A Taste for Salsa
By Ilene Aleshire
May 5, 2013
For De Casa Fine Foods, whose fortunes were founded on salsa, today — May 5 — is the equivalent of department stores’ money-making Black Friday.
“Cinco de Mayo is our single biggest day of the year for salsa sales, even bigger than Super Bowl and 4th of July,” said Lindsay Stubblefield, operations manager, of the family owned Eugene food maker. “Our sales for Cinco de Mayo week are 40 percent higher than our normal weekly average.”
The Hispanic food market is a $9.2 billion market annually nationwide, and growing, according to a recent report by Mintel Group, a London-based international market research firm. Sales increased by 9.2 percent from 2007 to 2012, with most of the growth in the early part of the period, according to Mintel. It is projecting the market will grow 13.9 percent from 2012 to 2017 — good news for the Lane County companies that produce Hispanic foods.
De Casa President Stan Stubblefield said his company experienced “three years of tremendous growth” with sales rising an average of 30 percent a year before things leveled off in 2012, giving the company a chance to catch its collective breath. De Casa, which employs eight people, does not disclose revenues.
Stubblefield cites several factors — some global and some specific to his company — as driving the growth.
First, salsa has become more familiar and accepted by Americans in general, many of whom have grown up with it, he said. “Salsa overtook ketchup as the number two condiment in the country,” Stubblefield said. “Mayonnaise is still number one.”
Second, salsa is perceived by a number of people as being healthier than some other types of dips, he said. Third, the majority of his products are organic, particularly important in the Pacific Northwest, and fourth, the company is based in Eugene, which matters a lot to local consumers, he said.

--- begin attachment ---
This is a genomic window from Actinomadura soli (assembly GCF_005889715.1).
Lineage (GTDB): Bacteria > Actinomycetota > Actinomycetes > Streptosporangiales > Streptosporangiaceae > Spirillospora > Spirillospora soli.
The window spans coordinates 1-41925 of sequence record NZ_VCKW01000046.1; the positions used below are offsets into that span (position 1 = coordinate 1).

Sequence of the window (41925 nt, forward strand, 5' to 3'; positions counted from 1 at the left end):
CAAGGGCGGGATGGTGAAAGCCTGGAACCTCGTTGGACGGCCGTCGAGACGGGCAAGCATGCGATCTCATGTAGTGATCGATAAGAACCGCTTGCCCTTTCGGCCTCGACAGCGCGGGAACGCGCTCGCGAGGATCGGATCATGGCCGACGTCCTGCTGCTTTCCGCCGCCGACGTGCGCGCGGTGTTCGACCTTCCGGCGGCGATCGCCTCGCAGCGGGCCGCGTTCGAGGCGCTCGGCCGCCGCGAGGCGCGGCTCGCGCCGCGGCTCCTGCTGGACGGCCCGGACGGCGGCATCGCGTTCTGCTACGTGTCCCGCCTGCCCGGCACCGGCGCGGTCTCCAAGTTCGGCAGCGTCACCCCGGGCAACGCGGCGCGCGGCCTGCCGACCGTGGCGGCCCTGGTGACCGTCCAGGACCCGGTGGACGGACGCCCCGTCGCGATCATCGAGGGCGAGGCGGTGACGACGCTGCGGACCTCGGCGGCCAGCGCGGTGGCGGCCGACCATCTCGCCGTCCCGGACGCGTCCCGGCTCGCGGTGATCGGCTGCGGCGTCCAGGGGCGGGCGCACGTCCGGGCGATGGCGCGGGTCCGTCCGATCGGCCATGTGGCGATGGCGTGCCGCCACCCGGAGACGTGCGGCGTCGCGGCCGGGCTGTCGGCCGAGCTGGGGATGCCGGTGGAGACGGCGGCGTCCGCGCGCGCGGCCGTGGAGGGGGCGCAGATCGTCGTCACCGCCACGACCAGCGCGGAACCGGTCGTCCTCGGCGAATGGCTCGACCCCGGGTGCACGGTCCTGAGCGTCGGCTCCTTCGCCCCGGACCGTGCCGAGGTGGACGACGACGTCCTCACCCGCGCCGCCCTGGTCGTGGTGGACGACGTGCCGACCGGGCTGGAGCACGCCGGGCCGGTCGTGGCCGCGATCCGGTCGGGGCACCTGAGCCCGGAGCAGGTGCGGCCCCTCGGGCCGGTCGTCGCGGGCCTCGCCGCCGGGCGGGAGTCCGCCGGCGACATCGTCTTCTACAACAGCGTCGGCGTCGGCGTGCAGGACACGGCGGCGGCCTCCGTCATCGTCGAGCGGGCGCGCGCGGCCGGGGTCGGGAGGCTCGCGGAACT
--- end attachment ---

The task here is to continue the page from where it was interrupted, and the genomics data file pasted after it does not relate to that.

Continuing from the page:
Stubblefield bought the company in 2002 and spent the first year strictly on production, he said, “getting the system down, making sure the products were consistent, making sure they were made correctly.”
He applied his training as an industrial engineer — he once worked for UPS, a company famous for increasing efficiency by paying attention to detail — to the salsa company, figuring out the best way to do everything, including transporting the finished product to stores from Ashland to Vancouver, Wash., Bend to the coast, including Market of Choice and Whole Foods.
“Costs are important, not only for (the company’s) bottom line but for the customer,” Stubblefield said, adding that keeping prices to consumers low results in higher sales volume.
“We watch costs not just weekly but daily,” he said. “We look at all suppliers. We like to have suppliers that can supply us in bulk. Buying in bulk helps cut transportation costs. We watch our delivery routes. If we can save a mile we’ll change a route.”
Soon after he acquired the company, he started to diversify, buying a local firm in 2003 that made hummus in space it sublet from De Casa. De Casa also began producing other bean dips, artichoke dips and marinades.
In 2006, the company repackaged its Soringhart Hummus line, increasing the size of the container and changing the labels to give them a new, fresher look. Re-packaging can be risky, Stubblefield said. It can boost sales and attract new customers if people like the new packaging, he said, or it can kill sales if people respond negatively.
Stubblefield had a local design company come up with three options and field tested them before selecting one. The end result was increased hummus sales, he said.
In 2008 the company moved into organics. “That was the start of our big growth,” Stubblefield said.
He had hoped to go organic earlier, but finding all the ingredients he needed proved to be a little more difficult than he anticipated. “Garlic was one of the hardest,” Stubblefield said, “and some of the dried spices.”
In order to be certified organic, the spices could not be irradiated to kill bacteria, he said, so he had to find a source of spices that were free from bacteria but not irradiated. He persevered and, today, the majority of the company’s products are certified organic. All of the salsas and hummus are 100 percent organic. The bean dips are 95 percent organic and the company is moving towards 100 percent, Lindsay Stubblefield said.
In 2009, the parent company of a major competitor, Emerald Valley Kitchen, closed its Eugene plant and moved production of Emerald Valley salsa and bean dips to Kent, Wash. Local residents did not take it well. Stubblefield said De Casa got another big bump in sales as local residents switched their patronage to De Casa, which remained firmly planted in West Eugene.
In 2010, when the company took over its Portland distribution, it again increased sales.
De Casa also teamed up with another Eugene company, Carmen’s Chips, and now distributes Carmen’s products in Oregon along with its own. It was a natural fit, Stubblefield and Carmen’s owner David Martinez said.